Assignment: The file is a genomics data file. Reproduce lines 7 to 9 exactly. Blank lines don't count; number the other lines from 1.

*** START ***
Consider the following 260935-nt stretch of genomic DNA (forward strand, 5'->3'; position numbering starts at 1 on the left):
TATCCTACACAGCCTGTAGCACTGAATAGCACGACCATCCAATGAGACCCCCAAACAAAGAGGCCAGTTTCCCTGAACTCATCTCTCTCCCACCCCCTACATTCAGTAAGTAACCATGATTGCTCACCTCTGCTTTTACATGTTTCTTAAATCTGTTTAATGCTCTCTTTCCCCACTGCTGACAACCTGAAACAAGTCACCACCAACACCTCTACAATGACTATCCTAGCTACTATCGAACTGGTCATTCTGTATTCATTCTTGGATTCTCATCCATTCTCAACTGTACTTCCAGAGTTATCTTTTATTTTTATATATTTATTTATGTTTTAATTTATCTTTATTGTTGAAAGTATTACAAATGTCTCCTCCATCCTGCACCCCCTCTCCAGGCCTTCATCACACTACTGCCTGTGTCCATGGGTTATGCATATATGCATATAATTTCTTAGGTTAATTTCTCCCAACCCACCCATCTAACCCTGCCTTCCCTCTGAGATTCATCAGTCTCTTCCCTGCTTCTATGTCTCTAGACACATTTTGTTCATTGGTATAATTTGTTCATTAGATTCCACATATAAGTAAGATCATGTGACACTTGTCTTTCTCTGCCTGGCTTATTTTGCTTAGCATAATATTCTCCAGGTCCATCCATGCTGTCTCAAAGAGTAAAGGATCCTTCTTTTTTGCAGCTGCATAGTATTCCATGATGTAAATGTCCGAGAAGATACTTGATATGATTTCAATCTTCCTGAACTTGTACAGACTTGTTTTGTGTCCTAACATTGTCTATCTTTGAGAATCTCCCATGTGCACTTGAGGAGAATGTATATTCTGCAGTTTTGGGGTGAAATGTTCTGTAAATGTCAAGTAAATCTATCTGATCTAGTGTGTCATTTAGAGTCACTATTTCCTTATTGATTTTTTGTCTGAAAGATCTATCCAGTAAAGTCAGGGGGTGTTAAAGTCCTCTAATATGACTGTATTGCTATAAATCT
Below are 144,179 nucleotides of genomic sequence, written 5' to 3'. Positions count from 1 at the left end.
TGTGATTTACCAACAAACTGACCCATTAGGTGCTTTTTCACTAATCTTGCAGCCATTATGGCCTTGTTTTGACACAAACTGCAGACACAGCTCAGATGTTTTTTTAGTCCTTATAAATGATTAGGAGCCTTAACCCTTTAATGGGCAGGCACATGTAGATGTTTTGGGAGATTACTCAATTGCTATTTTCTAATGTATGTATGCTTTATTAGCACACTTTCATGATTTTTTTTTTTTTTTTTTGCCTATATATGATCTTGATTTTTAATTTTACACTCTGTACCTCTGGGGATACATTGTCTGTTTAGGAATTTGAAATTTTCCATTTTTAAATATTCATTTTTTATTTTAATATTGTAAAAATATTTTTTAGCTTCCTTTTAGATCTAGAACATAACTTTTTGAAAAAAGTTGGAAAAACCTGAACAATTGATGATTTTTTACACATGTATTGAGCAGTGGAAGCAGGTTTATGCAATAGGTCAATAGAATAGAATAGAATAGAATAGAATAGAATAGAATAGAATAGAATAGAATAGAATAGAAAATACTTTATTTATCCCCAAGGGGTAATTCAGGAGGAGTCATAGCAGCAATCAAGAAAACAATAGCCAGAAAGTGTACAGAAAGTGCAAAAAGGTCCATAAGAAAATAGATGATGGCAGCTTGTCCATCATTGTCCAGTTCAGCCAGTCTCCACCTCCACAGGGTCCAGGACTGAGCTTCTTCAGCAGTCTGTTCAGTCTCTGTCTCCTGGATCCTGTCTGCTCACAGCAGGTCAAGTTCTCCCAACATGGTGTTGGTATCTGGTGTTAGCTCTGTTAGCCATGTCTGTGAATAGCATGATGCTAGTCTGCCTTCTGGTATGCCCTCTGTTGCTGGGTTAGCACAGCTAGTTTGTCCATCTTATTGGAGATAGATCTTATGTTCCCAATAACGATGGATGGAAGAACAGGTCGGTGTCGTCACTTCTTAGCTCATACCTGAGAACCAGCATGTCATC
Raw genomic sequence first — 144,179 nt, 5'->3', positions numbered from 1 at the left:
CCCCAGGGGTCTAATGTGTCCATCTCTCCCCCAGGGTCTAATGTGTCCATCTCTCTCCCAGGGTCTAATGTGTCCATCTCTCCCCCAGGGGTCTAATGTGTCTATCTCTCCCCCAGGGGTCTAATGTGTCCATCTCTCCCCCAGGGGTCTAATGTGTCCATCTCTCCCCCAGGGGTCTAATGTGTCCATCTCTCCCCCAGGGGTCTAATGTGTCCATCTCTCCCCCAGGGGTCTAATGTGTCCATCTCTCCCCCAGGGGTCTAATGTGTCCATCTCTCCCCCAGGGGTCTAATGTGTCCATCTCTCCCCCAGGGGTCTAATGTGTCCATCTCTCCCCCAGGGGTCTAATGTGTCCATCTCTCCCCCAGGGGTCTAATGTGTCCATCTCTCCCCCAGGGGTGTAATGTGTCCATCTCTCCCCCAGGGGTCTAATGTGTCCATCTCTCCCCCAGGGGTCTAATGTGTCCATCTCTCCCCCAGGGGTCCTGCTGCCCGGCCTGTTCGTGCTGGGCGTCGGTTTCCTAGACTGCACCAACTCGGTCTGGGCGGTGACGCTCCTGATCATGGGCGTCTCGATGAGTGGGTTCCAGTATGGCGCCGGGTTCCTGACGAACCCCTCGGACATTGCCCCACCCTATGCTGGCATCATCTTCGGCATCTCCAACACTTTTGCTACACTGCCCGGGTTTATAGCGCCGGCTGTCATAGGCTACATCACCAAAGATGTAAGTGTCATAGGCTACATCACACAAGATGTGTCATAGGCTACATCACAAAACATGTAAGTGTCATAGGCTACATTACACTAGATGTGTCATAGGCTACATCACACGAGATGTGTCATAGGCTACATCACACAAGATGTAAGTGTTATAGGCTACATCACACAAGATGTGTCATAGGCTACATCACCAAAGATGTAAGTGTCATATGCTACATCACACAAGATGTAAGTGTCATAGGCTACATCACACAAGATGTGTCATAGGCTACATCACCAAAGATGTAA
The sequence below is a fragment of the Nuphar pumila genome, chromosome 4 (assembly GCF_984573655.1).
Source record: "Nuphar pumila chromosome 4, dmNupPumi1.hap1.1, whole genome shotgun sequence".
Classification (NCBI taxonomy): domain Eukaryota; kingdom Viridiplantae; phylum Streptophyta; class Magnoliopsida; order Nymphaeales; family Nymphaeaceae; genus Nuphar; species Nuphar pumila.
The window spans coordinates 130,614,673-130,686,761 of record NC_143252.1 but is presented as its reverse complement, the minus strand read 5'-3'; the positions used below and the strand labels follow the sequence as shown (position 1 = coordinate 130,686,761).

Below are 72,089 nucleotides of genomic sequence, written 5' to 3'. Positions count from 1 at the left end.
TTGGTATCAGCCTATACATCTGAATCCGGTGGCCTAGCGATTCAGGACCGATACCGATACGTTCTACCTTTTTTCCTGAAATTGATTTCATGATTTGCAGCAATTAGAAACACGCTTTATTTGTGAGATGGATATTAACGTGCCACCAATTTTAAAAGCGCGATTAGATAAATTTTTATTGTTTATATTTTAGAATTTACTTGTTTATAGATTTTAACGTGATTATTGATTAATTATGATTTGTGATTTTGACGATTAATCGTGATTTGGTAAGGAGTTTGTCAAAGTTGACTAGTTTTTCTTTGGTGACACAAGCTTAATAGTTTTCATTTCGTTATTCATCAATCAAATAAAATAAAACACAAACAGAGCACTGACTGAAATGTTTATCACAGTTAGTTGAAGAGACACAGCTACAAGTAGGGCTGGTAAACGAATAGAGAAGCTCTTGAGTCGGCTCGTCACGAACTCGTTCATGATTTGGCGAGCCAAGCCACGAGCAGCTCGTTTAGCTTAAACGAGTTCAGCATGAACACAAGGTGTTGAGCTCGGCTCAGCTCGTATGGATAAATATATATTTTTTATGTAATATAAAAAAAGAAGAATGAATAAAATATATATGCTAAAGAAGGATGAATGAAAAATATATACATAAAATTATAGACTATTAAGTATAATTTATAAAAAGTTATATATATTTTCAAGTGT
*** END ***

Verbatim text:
The sequence below is a fragment of the Nuphar pumila genome, chromosome 4 (assembly GCF_984573655.1).
Source record: "Nuphar pumila chromosome 4, dmNupPumi1.hap1.1, whole genome shotgun sequence".
Classification (NCBI taxonomy): domain Eukaryota; kingdom Viridiplantae; phylum Streptophyta; class Magnoliopsida; order Nymphaeales; family Nymphaeaceae; genus Nuphar; species Nuphar pumila.